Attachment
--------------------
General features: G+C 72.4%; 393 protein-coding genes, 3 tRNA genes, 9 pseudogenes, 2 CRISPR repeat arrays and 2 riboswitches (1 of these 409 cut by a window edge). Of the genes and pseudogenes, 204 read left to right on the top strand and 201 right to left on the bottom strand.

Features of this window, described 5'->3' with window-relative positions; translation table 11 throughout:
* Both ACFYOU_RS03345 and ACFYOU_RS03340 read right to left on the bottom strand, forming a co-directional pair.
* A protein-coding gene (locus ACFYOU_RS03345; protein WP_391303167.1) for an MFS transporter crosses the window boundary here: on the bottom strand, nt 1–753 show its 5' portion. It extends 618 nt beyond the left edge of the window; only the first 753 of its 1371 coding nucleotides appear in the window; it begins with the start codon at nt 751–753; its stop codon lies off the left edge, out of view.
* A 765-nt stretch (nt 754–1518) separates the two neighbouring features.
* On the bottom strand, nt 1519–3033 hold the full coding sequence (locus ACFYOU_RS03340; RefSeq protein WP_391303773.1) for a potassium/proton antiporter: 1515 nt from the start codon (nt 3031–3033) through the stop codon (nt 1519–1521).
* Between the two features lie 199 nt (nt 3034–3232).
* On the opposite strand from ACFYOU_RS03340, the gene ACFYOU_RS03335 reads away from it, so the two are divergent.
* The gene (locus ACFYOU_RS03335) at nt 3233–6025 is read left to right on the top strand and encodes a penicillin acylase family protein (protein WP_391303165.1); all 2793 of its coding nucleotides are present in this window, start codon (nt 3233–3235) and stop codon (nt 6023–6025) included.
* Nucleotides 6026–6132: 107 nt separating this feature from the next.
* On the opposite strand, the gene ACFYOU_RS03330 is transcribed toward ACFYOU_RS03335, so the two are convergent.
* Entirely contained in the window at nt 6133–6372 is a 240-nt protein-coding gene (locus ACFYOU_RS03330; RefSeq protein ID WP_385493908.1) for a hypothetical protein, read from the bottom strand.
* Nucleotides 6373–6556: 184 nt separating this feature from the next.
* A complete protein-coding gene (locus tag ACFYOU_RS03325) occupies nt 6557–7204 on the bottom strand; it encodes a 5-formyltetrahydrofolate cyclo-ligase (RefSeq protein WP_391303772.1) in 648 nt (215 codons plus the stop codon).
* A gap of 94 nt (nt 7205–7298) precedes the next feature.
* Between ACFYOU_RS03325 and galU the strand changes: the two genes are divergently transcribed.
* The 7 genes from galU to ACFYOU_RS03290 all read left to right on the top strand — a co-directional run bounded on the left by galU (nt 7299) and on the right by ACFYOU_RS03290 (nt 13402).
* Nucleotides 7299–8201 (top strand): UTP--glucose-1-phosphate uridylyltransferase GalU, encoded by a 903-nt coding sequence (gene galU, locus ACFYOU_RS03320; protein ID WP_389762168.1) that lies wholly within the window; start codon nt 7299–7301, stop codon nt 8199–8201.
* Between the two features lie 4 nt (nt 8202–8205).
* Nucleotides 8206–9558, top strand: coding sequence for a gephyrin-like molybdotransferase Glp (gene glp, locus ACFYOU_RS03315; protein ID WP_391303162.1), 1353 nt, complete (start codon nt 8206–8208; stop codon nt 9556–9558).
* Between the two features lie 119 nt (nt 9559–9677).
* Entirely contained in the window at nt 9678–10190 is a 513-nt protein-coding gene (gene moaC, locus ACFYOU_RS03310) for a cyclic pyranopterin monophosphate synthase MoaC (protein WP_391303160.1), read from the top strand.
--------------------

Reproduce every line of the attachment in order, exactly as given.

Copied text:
General features: G+C 72.4%; 393 protein-coding genes, 3 tRNA genes, 9 pseudogenes, 2 CRISPR repeat arrays and 2 riboswitches (1 of these 409 cut by a window edge). Of the genes and pseudogenes, 204 read left to right on the top strand and 201 right to left on the bottom strand.

Features of this window, described 5'->3' with window-relative positions; translation table 11 throughout:
* Both ACFYOU_RS03345 and ACFYOU_RS03340 read right to left on the bottom strand, forming a co-directional pair.
* A protein-coding gene (locus ACFYOU_RS03345; protein WP_391303167.1) for an MFS transporter crosses the window boundary here: on the bottom strand, nt 1–753 show its 5' portion. It extends 618 nt beyond the left edge of the window; only the first 753 of its 1371 coding nucleotides appear in the window; it begins with the start codon at nt 751–753; its stop codon lies off the left edge, out of view.
* A 765-nt stretch (nt 754–1518) separates the two neighbouring features.
* On the bottom strand, nt 1519–3033 hold the full coding sequence (locus ACFYOU_RS03340; RefSeq protein WP_391303773.1) for a potassium/proton antiporter: 1515 nt from the start codon (nt 3031–3033) through the stop codon (nt 1519–1521).
* Between the two features lie 199 nt (nt 3034–3232).
* On the opposite strand from ACFYOU_RS03340, the gene ACFYOU_RS03335 reads away from it, so the two are divergent.
* The gene (locus ACFYOU_RS03335) at nt 3233–6025 is read left to right on the top strand and encodes a penicillin acylase family protein (protein WP_391303165.1); all 2793 of its coding nucleotides are present in this window, start codon (nt 3233–3235) and stop codon (nt 6023–6025) included.
* Nucleotides 6026–6132: 107 nt separating this feature from the next.
* On the opposite strand, the gene ACFYOU_RS03330 is transcribed toward ACFYOU_RS03335, so the two are convergent.
* Entirely contained in the window at nt 6133–6372 is a 240-nt protein-coding gene (locus ACFYOU_RS03330; RefSeq protein ID WP_385493908.1) for a hypothetical protein, read from the bottom strand.
* Nucleotides 6373–6556: 184 nt separating this feature from the next.
* A complete protein-coding gene (locus tag ACFYOU_RS03325) occupies nt 6557–7204 on the bottom strand; it encodes a 5-formyltetrahydrofolate cyclo-ligase (RefSeq protein WP_391303772.1) in 648 nt (215 codons plus the stop codon).
* A gap of 94 nt (nt 7205–7298) precedes the next feature.
* Between ACFYOU_RS03325 and galU the strand changes: the two genes are divergently transcribed.
* The 7 genes from galU to ACFYOU_RS03290 all read left to right on the top strand — a co-directional run bounded on the left by galU (nt 7299) and on the right by ACFYOU_RS03290 (nt 13402).
* Nucleotides 7299–8201 (top strand): UTP--glucose-1-phosphate uridylyltransferase GalU, encoded by a 903-nt coding sequence (gene galU, locus ACFYOU_RS03320; protein ID WP_389762168.1) that lies wholly within the window; start codon nt 7299–7301, stop codon nt 8199–8201.
* Between the two features lie 4 nt (nt 8202–8205).
* Nucleotides 8206–9558, top strand: coding sequence for a gephyrin-like molybdotransferase Glp (gene glp, locus ACFYOU_RS03315; protein ID WP_391303162.1), 1353 nt, complete (start codon nt 8206–8208; stop codon nt 9556–9558).
* Between the two features lie 119 nt (nt 9559–9677).
* Entirely contained in the window at nt 9678–10190 is a 513-nt protein-coding gene (gene moaC, locus ACFYOU_RS03310) for a cyclic pyranopterin monophosphate synthase MoaC (protein WP_391303160.1), read from the top strand.